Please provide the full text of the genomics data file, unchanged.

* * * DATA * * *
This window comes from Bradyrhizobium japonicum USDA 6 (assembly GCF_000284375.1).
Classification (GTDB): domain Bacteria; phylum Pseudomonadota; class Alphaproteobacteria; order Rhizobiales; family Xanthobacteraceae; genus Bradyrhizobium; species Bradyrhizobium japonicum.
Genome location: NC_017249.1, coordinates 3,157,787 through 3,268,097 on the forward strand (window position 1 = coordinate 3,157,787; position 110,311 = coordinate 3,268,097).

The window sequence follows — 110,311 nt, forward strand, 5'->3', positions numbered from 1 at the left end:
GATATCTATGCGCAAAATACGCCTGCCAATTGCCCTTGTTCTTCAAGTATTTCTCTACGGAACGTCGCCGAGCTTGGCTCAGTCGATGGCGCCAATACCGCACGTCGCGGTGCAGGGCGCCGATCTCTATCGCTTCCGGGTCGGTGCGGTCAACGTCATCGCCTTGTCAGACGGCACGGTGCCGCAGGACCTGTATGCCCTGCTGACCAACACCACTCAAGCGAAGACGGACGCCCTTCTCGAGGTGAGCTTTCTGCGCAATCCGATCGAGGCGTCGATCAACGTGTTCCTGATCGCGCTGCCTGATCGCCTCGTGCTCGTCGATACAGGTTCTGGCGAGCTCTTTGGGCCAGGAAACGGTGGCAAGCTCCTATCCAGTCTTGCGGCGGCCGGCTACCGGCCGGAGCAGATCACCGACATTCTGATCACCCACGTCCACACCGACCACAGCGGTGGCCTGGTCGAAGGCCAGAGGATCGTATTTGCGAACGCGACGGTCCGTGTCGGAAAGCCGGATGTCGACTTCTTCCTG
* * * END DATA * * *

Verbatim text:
This window comes from Bradyrhizobium japonicum USDA 6 (assembly GCF_000284375.1).
Classification (GTDB): domain Bacteria; phylum Pseudomonadota; class Alphaproteobacteria; order Rhizobiales; family Xanthobacteraceae; genus Bradyrhizobium; species Bradyrhizobium japonicum.
Genome location: NC_017249.1, coordinates 3,157,787 through 3,268,097 on the forward strand (window position 1 = coordinate 3,157,787; position 110,311 = coordinate 3,268,097).

The window sequence follows — 110,311 nt, forward strand, 5'->3', positions numbered from 1 at the left end:
GATATCTATGCGCAAAATACGCCTGCCAATTGCCCTTGTTCTTCAAGTATTTCTCTACGGAACGTCGCCGAGCTTGGCTCAGTCGATGGCGCCAATACCGCACGTCGCGGTGCAGGGCGCCGATCTCTATCGCTTCCGGGTCGGTGCGGTCAACGTCATCGCCTTGTCAGACGGCACGGTGCCGCAGGACCTGTATGCCCTGCTGACCAACACCACTCAAGCGAAGACGGACGCCCTTCTCGAGGTGAGCTTTCTGCGCAATCCGATCGAGGCGTCGATCAACGTGTTCCTGATCGCGCTGCCTGATCGCCTCGTGCTCGTCGATACAGGTTCTGGCGAGCTCTTTGGGCCAGGAAACGGTGGCAAGCTCCTATCCAGTCTTGCGGCGGCCGGCTACCGGCCGGAGCAGATCACCGACATTCTGATCACCCACGTCCACACCGACCACAGCGGTGGCCTGGTCGAAGGCCAGAGGATCGTATTTGCGAACGCGACGGTCCGTGTCGGAAAGCCGGATGTCGACTTCTTCCTG